According to the official documentation, "LLD is a linker from the LLVM project that is a drop-in replacement for system linkers and runs much faster than them. [..] When you link a large program on a multicore machine, you can expect that LLD runs more than twice as fast as the GNU gold linker. Your mileage may vary, though."

If you're on Linux you can switch to lld like so:

rustflags = [
    "-C", "link-arg=-fuse-ld=lld",

A word of caution: lld might not be working on all platforms yet. At least on macOS, Rust support seems to be broken at the moment, and the work on fixing it has stalled (see rust-lang/rust#39915).

Update: I recently learned about another linker called mold, which claims a massive 12x performance bump over lld. Compared to GNU gold, it's said to be more than 50x. Would be great if anyone could verify and send me a message.

Update II: Aaand another one called zld, which is a drop-in replacement for Apple's ld linker and is targeting debug builds. [Source]

Update III: zld is deprecated. The author recommends using lld instead. You can read up on the backstory here.

The zld benchmarks are quite impressive.
The zld benchmarks are quite impressive.

Which one you want to choose depends on your requirements. Which platforms do you need to support? Is it just for local testing or for production usage?

mold is optimized for Linux, zld only works on macOS. For production use, lld might be the most mature option.

Faster Incremental Debug Builds On Macos

Rust 1.51 added an interesting flag for faster incremental debug builds on macOS. It can make debug builds up to seconds faster (depending on your use-case). Just add this to your Cargo.toml:

split-debuginfo = "unpacked"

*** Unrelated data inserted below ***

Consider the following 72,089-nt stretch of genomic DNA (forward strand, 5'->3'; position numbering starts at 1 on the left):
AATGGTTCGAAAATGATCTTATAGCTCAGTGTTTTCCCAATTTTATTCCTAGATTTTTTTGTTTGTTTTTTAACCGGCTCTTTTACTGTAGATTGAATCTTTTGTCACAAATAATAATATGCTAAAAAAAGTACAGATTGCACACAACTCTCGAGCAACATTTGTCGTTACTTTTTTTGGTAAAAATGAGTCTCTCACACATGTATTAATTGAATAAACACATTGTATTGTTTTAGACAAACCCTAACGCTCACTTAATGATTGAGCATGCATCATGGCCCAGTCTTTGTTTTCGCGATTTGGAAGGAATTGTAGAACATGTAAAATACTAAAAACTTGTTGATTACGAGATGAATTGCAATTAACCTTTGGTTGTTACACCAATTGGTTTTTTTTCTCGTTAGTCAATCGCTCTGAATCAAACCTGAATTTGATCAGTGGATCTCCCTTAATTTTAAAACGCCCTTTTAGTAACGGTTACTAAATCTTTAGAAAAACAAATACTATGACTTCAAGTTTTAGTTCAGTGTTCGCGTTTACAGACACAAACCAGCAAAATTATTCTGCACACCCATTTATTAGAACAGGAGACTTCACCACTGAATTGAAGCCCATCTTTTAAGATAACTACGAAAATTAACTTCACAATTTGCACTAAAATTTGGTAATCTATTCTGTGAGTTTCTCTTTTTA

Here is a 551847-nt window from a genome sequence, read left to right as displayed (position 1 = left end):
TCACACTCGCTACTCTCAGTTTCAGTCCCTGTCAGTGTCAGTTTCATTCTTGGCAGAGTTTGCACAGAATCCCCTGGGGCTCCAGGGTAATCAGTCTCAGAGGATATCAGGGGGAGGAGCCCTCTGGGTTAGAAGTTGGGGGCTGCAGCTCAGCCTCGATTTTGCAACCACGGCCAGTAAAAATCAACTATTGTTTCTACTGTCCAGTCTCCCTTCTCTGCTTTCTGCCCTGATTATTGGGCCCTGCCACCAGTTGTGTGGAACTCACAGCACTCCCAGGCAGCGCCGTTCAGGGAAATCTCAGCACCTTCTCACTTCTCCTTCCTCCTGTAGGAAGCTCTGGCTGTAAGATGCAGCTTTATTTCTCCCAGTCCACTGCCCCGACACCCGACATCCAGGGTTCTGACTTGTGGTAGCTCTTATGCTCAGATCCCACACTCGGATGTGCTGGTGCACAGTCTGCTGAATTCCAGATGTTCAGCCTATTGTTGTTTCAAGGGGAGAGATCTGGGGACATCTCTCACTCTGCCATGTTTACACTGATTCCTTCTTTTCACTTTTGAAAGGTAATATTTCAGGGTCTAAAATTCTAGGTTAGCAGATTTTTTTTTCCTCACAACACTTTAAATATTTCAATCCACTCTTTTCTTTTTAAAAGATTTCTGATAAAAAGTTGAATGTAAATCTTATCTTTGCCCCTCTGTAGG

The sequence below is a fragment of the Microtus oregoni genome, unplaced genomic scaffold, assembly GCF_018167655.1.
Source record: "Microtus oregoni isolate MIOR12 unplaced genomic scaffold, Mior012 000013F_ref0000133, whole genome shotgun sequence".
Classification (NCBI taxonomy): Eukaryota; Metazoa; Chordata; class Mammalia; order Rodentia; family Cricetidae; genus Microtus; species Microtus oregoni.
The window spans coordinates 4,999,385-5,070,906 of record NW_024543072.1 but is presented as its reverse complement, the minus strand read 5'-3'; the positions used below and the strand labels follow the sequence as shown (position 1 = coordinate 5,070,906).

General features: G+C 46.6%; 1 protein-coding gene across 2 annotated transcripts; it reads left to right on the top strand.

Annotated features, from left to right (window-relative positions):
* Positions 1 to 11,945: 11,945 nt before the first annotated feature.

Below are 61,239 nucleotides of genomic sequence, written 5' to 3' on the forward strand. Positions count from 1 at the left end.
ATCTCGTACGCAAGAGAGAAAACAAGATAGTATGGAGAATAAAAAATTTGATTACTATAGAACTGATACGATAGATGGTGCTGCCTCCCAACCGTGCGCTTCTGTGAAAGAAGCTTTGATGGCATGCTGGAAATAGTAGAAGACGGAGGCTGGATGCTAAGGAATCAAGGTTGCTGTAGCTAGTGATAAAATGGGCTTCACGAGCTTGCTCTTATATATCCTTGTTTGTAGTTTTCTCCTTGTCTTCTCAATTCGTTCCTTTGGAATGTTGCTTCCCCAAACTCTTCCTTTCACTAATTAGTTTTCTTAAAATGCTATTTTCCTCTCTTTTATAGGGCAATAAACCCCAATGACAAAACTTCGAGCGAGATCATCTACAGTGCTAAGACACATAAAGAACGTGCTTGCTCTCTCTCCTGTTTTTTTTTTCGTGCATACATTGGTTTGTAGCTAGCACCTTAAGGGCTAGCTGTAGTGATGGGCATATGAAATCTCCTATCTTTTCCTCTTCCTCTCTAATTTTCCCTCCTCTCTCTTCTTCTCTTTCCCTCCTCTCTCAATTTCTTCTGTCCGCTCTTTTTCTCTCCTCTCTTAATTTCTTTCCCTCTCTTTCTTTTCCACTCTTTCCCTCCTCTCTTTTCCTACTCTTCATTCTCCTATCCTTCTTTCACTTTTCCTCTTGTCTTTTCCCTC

Some engineers report that this flag alone reduces compilation times on macOS by 70%.

The flag might become the standard for macOS soon. It is already the default on nightly.

Tweak More Codegen Options / Compiler Flags

Rust comes with a huge set of settings for code generation. It can help to look through the list and tweak the parameters for your project.

There are many gems in the full list of codegen options. For inspiration, here's bevy's config for faster compilation.

Profile Compile Times

If you like to dig deeper than cargo --timings, Rust compilation can be profiled with cargo rustc -- -Zself-profile. The resulting trace file can be visualized with a flamegraph or the Chromium profiler:

Image of Chrome profiler with all crates
Image of Chrome profiler with all crates
Source: Rust Lang Blog

Another golden one is cargo-llvm-lines, which shows the number of lines generated and objects copied in the LLVM backend:

$ cargo llvm-lines | head -20

  Lines        Copies         Function name
  -----        ------         -------------
  30737 (100%)   1107 (100%)  (TOTAL)
   1395 (4.5%)     83 (7.5%)  core::ptr::drop_in_place
    760 (2.5%)      2 (0.2%)  alloc::slice::merge_sort
    734 (2.4%)      2 (0.2%)  alloc::raw_vec::RawVec<T,A>::reserve_internal
    666 (2.2%)      1 (0.1%)  cargo_llvm_lines::count_lines
    490 (1.6%)      1 (0.1%)  <std::process::Command as cargo_llvm_lines::PipeTo>::pipe_to
    476 (1.5%)      6 (0.5%)  core::result::Result<T,E>::map
    440 (1.4%)      1 (0.1%)  cargo_llvm_lines::read_llvm_ir
    422 (1.4%)      2 (0.2%)  alloc::slice::merge
    399 (1.3%)      4 (0.4%)  alloc::vec::Vec<T>::extend_desugared
    388 (1.3%)      2 (0.2%)  alloc::slice::insert_head
    366 (1.2%)      5 (0.5%)  core::option::Option<T>::map
    304 (1.0%)      6 (0.5%)  alloc::alloc::box_free
    296 (1.0%)      4 (0.4%)  core::result::Result<T,E>::map_err
    295 (1.0%)      1 (0.1%)  cargo_llvm_lines::wrap_args
    291 (0.9%)      1 (0.1%)  core::char::methods::<impl char>::encode_utf8
    286 (0.9%)      1 (0.1%)  cargo_llvm_lines::run_cargo_rustc
    284 (0.9%)      4 (0.4%)  core::option::Option<T>::ok_or_else

Avoid Procedural Macro Crates

Procedural macros are the hot sauce of Rust development: they burn through CPU cycles so use with care (keyword: monomorphization).

Update: Over on Twitter Manish pointed out that "the reason proc macros are slow is that the (excellent) proc macro infrastructure โ€“ syn and friends โ€“ are slow to compile. Using proc macros themselves does not have a huge impact on compile times." (This might change in the future.)

Manish goes on to say